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Ronit Seter

[Berman, Bernhardt]

(b Wiesbaden, July 20, 1923). Israeli critic, composer and musicologist. He moved to Mandatory Palestine in 1936. After studying composition with Paul Ben-Haim, his most influential teacher, Bar-Am attended the Ecole Normale de Paris (1949–51). He studied musicology at Tel-Aviv University (BA 1977), where he became the principal lecturer for courses on Jewish music and Israeli contemporary music (1973–96) and the first director of the Archive of Israeli Music. The secretary general of the Israeli League of Composers (1960–76, 1976–8), he became chair of the organizing committee of the ISCM in Israel in 1980. Though most influential as the music critic of the Jerusalem Post between 1958 and 1995, Bar-Am also wrote many essays on Israeli music in Hebrew, English and German, notably ‘A Musical Gateway between East and West’ (Jerusalem Post, 20 April 1988). He ceased composing in the early 1970s but resumed in ...

Article

(b Kolozsvár [now Cluj-Napoca], Aug 16, 1907; d Tel-Aviv, Nov 5, 1964). Israeli composer and music critic of Hungarian origin. He grew up in a highly religious family – some of his forebears were Hassidic rabbis – which originated from the Moravian town Boskovice. Educated at the Jewish lyceum Tarbut in Cluj during the period in which it briefly flourished before forced Romanization and repression of the Jews in Transylvania, he studied the piano with Hevesi Piroska and then in Vienna with Victor Ebenstein. In 1927 he took advanced studies in Paris with Lazar Levi (piano), Dukas (composition) and Boulanger, which shaped his predilection for French music, in particular Debussy and Milhaud. Back in Cluj, he became, in 1930, one of the conductors of the State Opera and founded a fine Jewish amateur orchestra named after Karl Goldmark. In 1937 he contributed to a volume on Jewish topics with a study of contemporary Jewish music, the revival of which he related to the Russian influence on music after Wagner. He followed Sabaneyev’s example in regarding the collection and publication of Jewish folksong as a prerequisite for the emergence of such a music, stressing the linear, non-harmonic nature of Jewish musical expression. Concurrent with the essay, he composed ...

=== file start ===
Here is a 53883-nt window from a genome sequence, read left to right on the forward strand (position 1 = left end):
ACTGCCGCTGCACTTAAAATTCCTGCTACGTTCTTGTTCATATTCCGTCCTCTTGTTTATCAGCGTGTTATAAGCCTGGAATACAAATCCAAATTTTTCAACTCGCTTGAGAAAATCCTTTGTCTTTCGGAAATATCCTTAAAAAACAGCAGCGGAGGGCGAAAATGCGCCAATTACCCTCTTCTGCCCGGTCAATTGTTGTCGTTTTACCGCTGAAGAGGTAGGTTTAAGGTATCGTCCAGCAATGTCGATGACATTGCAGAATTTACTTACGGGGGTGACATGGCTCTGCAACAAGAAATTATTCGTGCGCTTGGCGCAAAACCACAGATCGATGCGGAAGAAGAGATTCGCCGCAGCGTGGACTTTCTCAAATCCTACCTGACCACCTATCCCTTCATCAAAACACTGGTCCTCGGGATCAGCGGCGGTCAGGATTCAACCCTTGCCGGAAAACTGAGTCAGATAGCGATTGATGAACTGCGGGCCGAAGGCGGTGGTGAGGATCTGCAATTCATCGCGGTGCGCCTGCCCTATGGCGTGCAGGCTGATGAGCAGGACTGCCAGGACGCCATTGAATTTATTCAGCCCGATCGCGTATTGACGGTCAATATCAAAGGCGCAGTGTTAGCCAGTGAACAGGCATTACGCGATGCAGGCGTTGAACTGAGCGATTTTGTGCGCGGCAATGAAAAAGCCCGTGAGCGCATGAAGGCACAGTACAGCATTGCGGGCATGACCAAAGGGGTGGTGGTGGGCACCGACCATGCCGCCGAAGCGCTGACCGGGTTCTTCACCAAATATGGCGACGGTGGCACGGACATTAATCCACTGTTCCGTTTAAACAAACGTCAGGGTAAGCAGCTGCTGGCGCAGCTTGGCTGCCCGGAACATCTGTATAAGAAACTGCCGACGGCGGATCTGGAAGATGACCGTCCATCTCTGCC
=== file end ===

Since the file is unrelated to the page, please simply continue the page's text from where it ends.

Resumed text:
Article

[Denis Browne, William Charles]

(b Leamington Spa, Nov 3, 1888; d Achi Baba, Turkey, June 4, 1915). English composer and critic. He was educated at Rugby and at Clare College, Cambridge, where he became a close friend of Dent; he graduated in classics and took a MusB in 1912. After a short spell of teaching at Repton he moved to London as a critic and teacher; his articles for The Times (1913–14) and the New Statesman (1914) reveal a brilliant musical mind. His posthumously published songs are particularly beautiful and the ballet suggests a rare ability to absorb new idioms. He was killed in action shortly after burying his friend Rupert Brooke.

Article

Susan Au